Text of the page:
How do inoffensive tattoos get in the way of a person’s ability to do their job?

How does an older woman wearing black lipstick and a mini skirt affect your day?

Why would a cis-gendered man wearing a dress offend you?

And when you actually ask these questions to those who enforce these beliefs, often times they’ll come up with the same responses: because it looks silly. But why does it look silly? The only reason that I can think of is because we don’t see it very often. And the reason why we don’t see it very often is because society bullies people out of doing it – they tell them that if they do it, then they’re wrong, they’re ugly, they’re ridiculous, none of which is at all true.

There is nothing ugly about your body. Your body is a magnificent thing, whether it is overweight, wrinkled, disabled, tattooed, covered in stretch marks, or whatever the case may be. It is a human body, and it is capable of sustaining you, of bringing you through life. And of course it isn’t perfect – nobody’s body is, and neither should they be. They should be scarred and marked and calloused, because these are the things that life does to us. These are the signs that you have lived.

So whatever you want to wear, whether that be sweatpants or a small dress covered in Disney characters, please wear it! Some people might laugh and mock you, sure, but those people are wrong to do so. Those people are too stuck in the idea of what’s acceptable and what’s not that they haven’t bothered to ask themselves why they feel that way. And as far as the ways that society enforces these rules, the issue of employment and what not, there are always ways around it. Some employers might take issue, but others won’t. Others will look passed the things that you choose to decorate your beautiful body with and see you for what you truly are: a remarkable, open-minded person who can’t be defined as easily as society says you can.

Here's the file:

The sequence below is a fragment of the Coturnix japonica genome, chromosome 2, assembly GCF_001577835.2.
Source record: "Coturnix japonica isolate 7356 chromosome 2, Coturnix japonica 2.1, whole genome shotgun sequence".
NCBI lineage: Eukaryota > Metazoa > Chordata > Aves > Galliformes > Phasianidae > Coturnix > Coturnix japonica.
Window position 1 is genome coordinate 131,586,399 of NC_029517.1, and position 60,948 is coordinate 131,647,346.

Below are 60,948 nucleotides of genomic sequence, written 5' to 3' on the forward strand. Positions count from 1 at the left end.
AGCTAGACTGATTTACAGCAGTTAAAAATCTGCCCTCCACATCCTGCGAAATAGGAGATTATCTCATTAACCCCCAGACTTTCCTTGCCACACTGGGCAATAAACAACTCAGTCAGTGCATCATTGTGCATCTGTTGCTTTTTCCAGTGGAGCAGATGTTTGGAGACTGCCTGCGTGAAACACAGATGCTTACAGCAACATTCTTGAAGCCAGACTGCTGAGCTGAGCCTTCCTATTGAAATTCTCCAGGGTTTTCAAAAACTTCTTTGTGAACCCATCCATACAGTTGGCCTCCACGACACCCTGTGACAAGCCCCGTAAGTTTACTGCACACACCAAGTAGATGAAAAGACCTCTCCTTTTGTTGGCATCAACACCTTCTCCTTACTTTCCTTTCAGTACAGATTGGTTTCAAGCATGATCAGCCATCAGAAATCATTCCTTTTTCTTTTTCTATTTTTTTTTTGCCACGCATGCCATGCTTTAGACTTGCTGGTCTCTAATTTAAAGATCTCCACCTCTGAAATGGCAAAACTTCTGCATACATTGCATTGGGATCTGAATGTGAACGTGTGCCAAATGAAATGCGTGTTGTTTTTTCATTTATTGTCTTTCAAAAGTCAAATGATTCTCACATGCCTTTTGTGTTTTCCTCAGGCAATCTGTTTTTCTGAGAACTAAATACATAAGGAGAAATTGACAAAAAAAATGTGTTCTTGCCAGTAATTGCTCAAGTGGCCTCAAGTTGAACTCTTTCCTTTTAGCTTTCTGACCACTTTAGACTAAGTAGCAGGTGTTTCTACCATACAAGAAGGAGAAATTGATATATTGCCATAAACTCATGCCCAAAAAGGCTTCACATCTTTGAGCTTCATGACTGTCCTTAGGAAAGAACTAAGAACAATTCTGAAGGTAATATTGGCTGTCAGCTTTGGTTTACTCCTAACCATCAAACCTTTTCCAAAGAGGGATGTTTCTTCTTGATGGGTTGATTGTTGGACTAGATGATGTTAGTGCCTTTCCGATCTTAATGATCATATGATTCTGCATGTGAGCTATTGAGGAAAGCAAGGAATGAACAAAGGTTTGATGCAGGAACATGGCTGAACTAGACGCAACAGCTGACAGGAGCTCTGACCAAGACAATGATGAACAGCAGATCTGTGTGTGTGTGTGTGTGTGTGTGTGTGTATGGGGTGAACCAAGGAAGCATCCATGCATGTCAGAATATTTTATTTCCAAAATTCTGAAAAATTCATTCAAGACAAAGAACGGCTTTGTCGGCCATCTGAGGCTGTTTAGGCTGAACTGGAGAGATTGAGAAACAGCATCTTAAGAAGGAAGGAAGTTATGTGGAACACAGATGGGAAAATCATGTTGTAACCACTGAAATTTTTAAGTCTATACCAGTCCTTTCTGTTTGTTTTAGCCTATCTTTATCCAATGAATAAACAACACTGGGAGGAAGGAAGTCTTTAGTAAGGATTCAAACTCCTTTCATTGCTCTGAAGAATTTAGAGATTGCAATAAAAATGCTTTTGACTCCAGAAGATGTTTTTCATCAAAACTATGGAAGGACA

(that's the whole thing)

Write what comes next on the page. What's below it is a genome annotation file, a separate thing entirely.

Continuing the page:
“Men Get Raped Too”: Why Rape is Still a Gendered Issue

Increasingly, there is this phenomena across the internet where a woman will talk openly about rape, and about how rape affects women, and when you scroll down to look at the comments, they will be filled with male commenters pointing out that “men get raped too”.

Now, I know that a lot of people say that you should ignore the comments on anything on the internet. The comments are a free-for-all where anyone can say anything, and sometimes they aren’t always intelligent anythings. But this specific comment, this “men get raped too” has appeared again and again, across multiple videos, articles, Facebook statuses or posts, and so the more often I see it, the more often I find myself wondering why so many men feel the need to place it so frequently on posts about female rape.

I’ll admit, the first few times I saw this comment, I rolled my eyes a little bit – not because I don’t believe that men can be raped. They very much can be. According to SexAssault.ca, approximately 20% of sex crime victims are men (more on this in a little bit). But when I saw these comments initially, the fact that they were very brief and placed specifically on discussions of female rape made me think that these commenters didn’t really care about male rape victims at all – they were just trying to derail the argument of the woman who initially posted. The way I saw it, it was their way of saying, “yes, women get raped, but men get raped too, so shut up and stop complaining about it”.

It was only recently that I saw a posting that made me change my mind on these commenter’s intentions. This particular post was, again, made by a man, and again, it pointed out that men get raped too, but it went a little bit more into detail about it. What this man was trying to argue was that men get raped too, and therefore rape isn’t a gendered issue – it’s a universal issue. It isn’t a topic for feminism, it has nothing to do with women’s issues.